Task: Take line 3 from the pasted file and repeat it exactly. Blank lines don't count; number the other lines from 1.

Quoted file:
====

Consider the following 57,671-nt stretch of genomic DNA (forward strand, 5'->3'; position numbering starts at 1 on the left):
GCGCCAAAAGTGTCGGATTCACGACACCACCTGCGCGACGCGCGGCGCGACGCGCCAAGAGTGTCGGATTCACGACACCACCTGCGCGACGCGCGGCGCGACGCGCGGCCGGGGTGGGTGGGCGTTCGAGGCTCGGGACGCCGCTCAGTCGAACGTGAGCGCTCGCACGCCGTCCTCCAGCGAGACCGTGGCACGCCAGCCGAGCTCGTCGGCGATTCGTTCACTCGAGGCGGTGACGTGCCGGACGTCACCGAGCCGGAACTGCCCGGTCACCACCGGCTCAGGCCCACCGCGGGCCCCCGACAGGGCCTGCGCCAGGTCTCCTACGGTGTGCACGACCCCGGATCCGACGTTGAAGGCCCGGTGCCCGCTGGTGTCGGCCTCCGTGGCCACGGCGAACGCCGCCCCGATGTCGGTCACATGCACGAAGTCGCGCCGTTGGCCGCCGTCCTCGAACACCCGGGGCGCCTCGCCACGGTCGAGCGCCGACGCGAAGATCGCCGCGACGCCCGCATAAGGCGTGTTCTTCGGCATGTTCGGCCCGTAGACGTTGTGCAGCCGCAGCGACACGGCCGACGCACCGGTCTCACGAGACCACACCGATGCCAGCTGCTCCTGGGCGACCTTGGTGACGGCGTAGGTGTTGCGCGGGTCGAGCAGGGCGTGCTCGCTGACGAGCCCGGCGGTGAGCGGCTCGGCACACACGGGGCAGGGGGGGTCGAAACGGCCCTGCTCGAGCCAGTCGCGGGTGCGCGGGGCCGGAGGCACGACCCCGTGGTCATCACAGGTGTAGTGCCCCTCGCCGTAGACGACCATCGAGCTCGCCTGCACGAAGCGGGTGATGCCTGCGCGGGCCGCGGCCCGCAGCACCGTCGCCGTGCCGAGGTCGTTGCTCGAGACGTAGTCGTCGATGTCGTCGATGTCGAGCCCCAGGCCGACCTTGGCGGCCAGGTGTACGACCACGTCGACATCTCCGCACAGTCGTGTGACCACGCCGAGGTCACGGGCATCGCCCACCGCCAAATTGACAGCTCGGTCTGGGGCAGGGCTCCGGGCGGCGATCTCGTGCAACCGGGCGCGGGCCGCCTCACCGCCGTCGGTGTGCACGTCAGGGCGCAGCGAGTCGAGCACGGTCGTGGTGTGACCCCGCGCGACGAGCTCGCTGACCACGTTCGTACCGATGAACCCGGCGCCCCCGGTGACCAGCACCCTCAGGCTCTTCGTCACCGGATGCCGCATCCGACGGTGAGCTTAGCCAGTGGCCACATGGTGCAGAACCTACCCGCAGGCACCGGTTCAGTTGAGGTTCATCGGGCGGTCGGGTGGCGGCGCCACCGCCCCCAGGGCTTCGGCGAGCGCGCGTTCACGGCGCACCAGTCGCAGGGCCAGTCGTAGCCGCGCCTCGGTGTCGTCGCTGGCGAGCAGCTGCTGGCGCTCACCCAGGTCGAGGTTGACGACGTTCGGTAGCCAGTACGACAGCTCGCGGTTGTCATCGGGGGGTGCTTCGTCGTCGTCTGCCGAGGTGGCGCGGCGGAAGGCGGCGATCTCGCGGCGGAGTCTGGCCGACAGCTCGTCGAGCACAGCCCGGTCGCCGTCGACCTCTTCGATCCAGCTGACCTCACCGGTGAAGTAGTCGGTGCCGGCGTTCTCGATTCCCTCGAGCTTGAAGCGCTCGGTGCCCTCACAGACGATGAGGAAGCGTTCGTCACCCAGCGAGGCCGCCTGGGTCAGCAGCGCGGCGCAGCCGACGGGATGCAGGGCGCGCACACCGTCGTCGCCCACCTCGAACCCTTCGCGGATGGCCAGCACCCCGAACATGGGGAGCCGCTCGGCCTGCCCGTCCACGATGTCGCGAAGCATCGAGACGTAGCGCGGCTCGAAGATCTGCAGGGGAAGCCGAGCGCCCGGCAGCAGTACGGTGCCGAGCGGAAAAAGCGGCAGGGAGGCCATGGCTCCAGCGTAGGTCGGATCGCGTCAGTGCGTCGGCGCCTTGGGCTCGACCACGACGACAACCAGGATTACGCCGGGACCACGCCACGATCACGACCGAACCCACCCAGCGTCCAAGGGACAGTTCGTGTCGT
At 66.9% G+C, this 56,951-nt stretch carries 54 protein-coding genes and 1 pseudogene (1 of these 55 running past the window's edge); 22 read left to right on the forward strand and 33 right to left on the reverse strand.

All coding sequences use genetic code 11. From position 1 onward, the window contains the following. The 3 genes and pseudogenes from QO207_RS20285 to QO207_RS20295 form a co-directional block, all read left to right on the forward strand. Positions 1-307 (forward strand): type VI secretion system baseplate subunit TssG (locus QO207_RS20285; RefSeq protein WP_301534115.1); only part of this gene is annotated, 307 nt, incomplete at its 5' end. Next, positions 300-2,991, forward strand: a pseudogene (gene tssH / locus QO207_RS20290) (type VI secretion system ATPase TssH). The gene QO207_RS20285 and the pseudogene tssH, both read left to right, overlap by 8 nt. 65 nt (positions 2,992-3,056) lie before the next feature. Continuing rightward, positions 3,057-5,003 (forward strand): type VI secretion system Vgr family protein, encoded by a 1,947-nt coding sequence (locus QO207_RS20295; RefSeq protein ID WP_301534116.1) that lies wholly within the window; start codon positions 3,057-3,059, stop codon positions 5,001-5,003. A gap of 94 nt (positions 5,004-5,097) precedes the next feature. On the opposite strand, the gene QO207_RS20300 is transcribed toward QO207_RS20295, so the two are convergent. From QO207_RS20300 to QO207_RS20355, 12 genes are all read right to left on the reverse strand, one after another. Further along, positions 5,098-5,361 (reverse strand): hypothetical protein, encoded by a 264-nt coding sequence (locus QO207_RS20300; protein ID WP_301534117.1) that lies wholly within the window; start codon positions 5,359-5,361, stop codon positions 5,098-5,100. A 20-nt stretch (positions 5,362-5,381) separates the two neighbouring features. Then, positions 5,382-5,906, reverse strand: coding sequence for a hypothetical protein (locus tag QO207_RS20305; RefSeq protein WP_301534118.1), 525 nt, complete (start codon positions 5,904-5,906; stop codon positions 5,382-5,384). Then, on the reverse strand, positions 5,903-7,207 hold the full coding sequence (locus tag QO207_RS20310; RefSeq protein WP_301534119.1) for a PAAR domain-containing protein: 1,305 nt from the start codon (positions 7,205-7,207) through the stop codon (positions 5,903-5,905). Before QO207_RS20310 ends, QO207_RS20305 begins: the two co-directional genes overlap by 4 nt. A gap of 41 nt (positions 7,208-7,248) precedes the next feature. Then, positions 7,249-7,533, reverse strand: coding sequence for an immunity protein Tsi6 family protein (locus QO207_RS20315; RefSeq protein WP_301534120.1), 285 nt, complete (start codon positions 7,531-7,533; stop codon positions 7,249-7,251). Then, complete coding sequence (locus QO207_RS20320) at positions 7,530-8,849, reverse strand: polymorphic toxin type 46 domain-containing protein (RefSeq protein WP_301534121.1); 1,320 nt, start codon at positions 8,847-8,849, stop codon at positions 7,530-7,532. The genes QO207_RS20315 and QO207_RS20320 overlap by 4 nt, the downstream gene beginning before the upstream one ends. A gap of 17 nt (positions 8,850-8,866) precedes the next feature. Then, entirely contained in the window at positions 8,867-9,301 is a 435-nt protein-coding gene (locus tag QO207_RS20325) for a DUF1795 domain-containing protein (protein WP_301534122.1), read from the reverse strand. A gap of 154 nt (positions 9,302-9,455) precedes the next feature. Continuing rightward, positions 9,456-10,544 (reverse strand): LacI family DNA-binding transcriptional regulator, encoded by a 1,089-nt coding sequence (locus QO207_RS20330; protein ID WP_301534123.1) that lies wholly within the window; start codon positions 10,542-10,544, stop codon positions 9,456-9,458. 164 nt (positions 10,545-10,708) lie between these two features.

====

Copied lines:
At 66.9% G+C, this 56,951-nt stretch carries 54 protein-coding genes and 1 pseudogene (1 of these 55 running past the window's edge); 22 read left to right on the forward strand and 33 right to left on the reverse strand.